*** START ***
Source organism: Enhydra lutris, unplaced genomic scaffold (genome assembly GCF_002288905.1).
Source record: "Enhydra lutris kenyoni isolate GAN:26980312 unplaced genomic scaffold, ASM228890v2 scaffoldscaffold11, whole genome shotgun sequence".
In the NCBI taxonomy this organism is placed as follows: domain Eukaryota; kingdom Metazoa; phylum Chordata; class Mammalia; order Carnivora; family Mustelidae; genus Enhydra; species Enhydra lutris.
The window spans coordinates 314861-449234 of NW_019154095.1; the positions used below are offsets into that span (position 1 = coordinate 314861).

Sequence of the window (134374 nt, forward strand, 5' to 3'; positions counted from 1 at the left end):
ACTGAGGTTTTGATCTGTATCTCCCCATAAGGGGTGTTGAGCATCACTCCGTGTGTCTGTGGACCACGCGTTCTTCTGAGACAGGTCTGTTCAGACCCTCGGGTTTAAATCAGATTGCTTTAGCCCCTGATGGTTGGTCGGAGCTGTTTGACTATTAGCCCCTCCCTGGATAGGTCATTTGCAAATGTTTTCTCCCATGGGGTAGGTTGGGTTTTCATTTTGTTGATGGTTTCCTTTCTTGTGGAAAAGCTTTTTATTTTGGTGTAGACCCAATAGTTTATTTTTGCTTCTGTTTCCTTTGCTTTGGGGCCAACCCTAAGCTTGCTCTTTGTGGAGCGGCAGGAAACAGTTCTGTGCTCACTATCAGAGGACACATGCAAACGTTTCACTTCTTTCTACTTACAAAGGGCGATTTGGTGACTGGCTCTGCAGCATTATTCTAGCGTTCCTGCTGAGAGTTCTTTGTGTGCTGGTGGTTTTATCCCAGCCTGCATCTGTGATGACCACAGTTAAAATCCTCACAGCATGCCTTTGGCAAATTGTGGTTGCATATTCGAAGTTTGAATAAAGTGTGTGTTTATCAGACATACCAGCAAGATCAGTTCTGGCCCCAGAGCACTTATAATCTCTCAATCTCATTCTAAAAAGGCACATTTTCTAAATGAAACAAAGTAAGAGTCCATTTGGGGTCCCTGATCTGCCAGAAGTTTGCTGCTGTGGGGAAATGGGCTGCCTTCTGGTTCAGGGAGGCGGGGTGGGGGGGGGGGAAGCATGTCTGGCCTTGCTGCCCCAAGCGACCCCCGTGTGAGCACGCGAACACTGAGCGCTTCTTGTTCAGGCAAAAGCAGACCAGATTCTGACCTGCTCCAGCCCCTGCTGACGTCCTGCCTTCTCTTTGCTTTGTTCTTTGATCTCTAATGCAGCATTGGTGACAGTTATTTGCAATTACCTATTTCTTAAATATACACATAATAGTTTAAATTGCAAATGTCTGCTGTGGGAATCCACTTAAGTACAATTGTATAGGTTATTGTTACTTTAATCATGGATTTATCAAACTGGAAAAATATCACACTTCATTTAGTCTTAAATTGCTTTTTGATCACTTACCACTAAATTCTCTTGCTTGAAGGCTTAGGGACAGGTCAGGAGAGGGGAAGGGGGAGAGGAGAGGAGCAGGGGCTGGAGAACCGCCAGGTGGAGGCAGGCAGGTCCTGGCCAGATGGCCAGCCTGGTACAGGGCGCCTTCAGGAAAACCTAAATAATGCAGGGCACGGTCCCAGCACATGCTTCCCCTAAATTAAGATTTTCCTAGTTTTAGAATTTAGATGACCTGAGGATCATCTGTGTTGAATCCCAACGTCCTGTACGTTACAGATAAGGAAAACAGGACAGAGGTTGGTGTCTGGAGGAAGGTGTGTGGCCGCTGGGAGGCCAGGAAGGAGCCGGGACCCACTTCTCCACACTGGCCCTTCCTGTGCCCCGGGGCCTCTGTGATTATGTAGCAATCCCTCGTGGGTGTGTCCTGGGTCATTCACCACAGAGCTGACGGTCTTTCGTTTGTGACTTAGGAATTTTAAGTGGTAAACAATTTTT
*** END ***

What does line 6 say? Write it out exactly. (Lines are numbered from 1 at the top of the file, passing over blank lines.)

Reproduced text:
ACTGAGGTTTTGATCTGTATCTCCCCATAAGGGGTGTTGAGCATCACTCCGTGTGTCTGTGGACCACGCGTTCTTCTGAGACAGGTCTGTTCAGACCCTCGGGTTTAAATCAGATTGCTTTAGCCCCTGATGGTTGGTCGGAGCTGTTTGACTATTAGCCCCTCCCTGGATAGGTCATTTGCAAATGTTTTCTCCCATGGGGTAGGTTGGGTTTTCATTTTGTTGATGGTTTCCTTTCTTGTGGAAAAGCTTTTTATTTTGGTGTAGACCCAATAGTTTATTTTTGCTTCTGTTTCCTTTGCTTTGGGGCCAACCCTAAGCTTGCTCTTTGTGGAGCGGCAGGAAACAGTTCTGTGCTCACTATCAGAGGACACATGCAAACGTTTCACTTCTTTCTACTTACAAAGGGCGATTTGGTGACTGGCTCTGCAGCATTATTCTAGCGTTCCTGCTGAGAGTTCTTTGTGTGCTGGTGGTTTTATCCCAGCCTGCATCTGTGATGACCACAGTTAAAATCCTCACAGCATGCCTTTGGCAAATTGTGGTTGCATATTCGAAGTTTGAATAAAGTGTGTGTTTATCAGACATACCAGCAAGATCAGTTCTGGCCCCAGAGCACTTATAATCTCTCAATCTCATTCTAAAAAGGCACATTTTCTAAATGAAACAAAGTAAGAGTCCATTTGGGGTCCCTGATCTGCCAGAAGTTTGCTGCTGTGGGGAAATGGGCTGCCTTCTGGTTCAGGGAGGCGGGGTGGGGGGGGGGGAAGCATGTCTGGCCTTGCTGCCCCAAGCGACCCCCGTGTGAGCACGCGAACACTGAGCGCTTCTTGTTCAGGCAAAAGCAGACCAGATTCTGACCTGCTCCAGCCCCTGCTGACGTCCTGCCTTCTCTTTGCTTTGTTCTTTGATCTCTAATGCAGCATTGGTGACAGTTATTTGCAATTACCTATTTCTTAAATATACACATAATAGTTTAAATTGCAAATGTCTGCTGTGGGAATCCACTTAAGTACAATTGTATAGGTTATTGTTACTTTAATCATGGATTTATCAAACTGGAAAAATATCACACTTCATTTAGTCTTAAATTGCTTTTTGATCACTTACCACTAAATTCTCTTGCTTGAAGGCTTAGGGACAGGTCAGGAGAGGGGAAGGGGGAGAGGAGAGGAGCAGGGGCTGGAGAACCGCCAGGTGGAGGCAGGCAGGTCCTGGCCAGATGGCCAGCCTGGTACAGGGCGCCTTCAGGAAAACCTAAATAATGCAGGGCACGGTCCCAGCACATGCTTCCCCTAAATTAAGATTTTCCTAGTTTTAGAATTTAGATGACCTGAGGATCATCTGTGTTGAATCCCAACGTCCTGTACGTTACAGATAAGGAAAACAGGACAGAGGTTGGTGTCTGGAGGAAGGTGTGTGGCCGCTGGGAGGCCAGGAAGGAGCCGGGACCCACTTCTCCACACTGGCCCTTCCTGTGCCCCGGGGCCTCTGTGATTATGTAGCAATCCCTCGTGGGTGTGTCCTGGGTCATTCACCACAGAGCTGACGGTCTTTCGTTTGTGACTTAGGAATTTTAAGTGGTAAACAATTTTT